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British engineering for the military

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British engineering for the military

Old 22nd Sep 2004, 09:52
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British engineering for the military

As a project for college I need to know about the reputation of the British engineering military products, both for themselves and joint ventures such as the F-35 and the Typhoon (cash flow problems aside!).

I was under the impression that the reputation for British engineering was dwindling? However I cant find any site that reflects (unbiasedly) the reputation of us lot.

Is anyone in the military and/or civil area of engineering (especially aerospace systems) and can offer any insights?

Thanks in advance,
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Old 22nd Sep 2004, 10:05
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aaaaaaaaaaaaand cue Beagle!
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Old 22nd Sep 2004, 10:10
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I was under the impression that the reputation for British engineering was dwindling?
Blame BAE Sytems, they have habit of going massivily over budget and running late on most, no hang on, all of their projects.
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Old 22nd Sep 2004, 10:19
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"Nay, lad" quoth 't Bungling Baron Waste-o-Space. "There's now't wrong wi' owerr reputation, tha' knows. Allus projects has been on time, on budget. Well, on ma' time and budget, that is, not them soft London boogerrs in't MoD box's"

Wiping tears of laughter from his old eyes, 't Baron merrily tucked in to yet another portion of tail and testicle tart whilst Boogeroff, his trusty yet flatlent whippet, snored and farted quietly in front of 't fire.
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Old 22nd Sep 2004, 10:28
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Soon to be a mini-series on ITV...
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Old 22nd Sep 2004, 10:43
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Possibly the problem is not so much British engineering as British Management. Why, for instance did nobody consider that each Nimrod might be different from its brothers when airframe modifications were being made. BWOS should have remembered that the simular era Victors were all different. So many projects seem to amble on, getting deeper in trouble, before anyone gets a grip. Someone gets the sack plus big payoff and the cycle starts over again.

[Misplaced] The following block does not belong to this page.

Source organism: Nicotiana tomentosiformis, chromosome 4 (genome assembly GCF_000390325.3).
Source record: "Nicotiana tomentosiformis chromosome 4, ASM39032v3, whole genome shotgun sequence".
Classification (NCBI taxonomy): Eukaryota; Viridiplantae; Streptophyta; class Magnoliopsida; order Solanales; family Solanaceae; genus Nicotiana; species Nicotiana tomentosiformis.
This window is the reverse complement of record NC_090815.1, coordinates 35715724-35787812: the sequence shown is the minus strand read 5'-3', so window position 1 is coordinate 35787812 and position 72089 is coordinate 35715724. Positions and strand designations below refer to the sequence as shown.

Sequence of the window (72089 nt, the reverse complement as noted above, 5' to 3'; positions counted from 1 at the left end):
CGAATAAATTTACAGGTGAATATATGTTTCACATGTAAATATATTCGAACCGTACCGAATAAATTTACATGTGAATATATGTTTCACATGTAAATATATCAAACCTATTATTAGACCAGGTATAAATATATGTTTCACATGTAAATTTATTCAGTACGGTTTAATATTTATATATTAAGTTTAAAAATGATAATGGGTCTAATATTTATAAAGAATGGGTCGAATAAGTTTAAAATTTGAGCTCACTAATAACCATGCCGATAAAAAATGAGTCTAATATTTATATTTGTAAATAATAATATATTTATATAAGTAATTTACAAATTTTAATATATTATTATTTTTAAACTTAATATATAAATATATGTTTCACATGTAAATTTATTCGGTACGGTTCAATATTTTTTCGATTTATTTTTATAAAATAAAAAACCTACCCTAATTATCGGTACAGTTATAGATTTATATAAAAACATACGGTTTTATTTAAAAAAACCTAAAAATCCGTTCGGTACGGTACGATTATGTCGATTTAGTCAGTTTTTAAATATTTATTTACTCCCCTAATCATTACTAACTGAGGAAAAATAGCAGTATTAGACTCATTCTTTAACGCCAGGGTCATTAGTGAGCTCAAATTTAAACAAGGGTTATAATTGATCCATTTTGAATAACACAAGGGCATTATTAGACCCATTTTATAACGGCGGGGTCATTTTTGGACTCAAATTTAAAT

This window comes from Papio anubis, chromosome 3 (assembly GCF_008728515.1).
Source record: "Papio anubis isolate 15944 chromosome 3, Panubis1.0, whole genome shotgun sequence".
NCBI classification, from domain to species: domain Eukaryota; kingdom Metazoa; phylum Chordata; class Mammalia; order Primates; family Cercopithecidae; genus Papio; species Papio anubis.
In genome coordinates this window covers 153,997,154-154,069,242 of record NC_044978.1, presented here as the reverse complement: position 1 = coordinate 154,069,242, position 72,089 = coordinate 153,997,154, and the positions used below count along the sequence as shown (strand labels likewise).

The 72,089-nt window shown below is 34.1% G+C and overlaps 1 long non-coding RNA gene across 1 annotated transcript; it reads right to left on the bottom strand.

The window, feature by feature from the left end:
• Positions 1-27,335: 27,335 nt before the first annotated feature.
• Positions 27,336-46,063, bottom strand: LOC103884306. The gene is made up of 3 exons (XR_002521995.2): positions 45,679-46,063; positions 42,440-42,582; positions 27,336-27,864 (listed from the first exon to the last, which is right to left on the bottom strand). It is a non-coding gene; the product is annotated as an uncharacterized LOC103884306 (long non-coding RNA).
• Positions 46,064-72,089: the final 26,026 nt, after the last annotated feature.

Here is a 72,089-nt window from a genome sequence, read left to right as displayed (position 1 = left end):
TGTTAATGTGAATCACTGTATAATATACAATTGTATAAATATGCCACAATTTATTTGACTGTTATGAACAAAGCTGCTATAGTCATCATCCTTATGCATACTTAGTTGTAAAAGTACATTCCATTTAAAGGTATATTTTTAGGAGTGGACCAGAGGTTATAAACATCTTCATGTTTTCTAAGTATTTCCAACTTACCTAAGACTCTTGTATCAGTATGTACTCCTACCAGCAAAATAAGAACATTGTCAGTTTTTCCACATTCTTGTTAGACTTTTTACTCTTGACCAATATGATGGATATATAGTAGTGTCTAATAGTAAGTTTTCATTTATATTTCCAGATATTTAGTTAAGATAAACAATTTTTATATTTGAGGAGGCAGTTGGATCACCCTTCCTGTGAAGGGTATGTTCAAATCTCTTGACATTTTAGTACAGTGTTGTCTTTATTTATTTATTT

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Old 22nd Sep 2004, 10:53
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Art,

" Possibly the problem is not so much British engineering as British Management. "

You could also add German and Italian management. The jury is still out on the Spanish but time will tell.
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Old 22nd Sep 2004, 11:02
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Well, the handover of the A310 MRTT to the GAF/CF takes place next week in Dresden.

How goes the Nimrod Y2K?

Or the KC-767A??
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Old 22nd Sep 2004, 11:15
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Blame the managers. UK industry has good Engineers, Scientists etc, but a lot of bad managers. A lot of the problem is that many managers do not have any qualifications, training or prior experience in relevent fields. Thus....

a) They become bean counters - and focus on short term savings whilst not seeing the big picture.
b) They lack an "Engineer's feel" for things - by which I mean they are unable to tell if things are wrong unless its put into statistics and simplistic numbers for them.
c) They try to look at it from an arty farty perspective (see below).

I was shocked a few years ago when I stumbled across the details of some media studies type who was being employed by the DPA on FCBA (as it was back in those days). Exactly how was he considered qualified?

Every procurement horror story seems to be the same - bad management by the contractors , bad management by the Services/MOD, and political goalpost moving. And penny pinching.
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Old 22nd Sep 2004, 11:43
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I am all for buying British, only if what they are offering is the right and BEST kit for the job. If things had been done on this basis would we have had, F3, Merlin, Nimrod MRA4. I suspect not. To give our guys the best chance in theatre we need the best kit, not the best British kit.
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Old 22nd Sep 2004, 11:51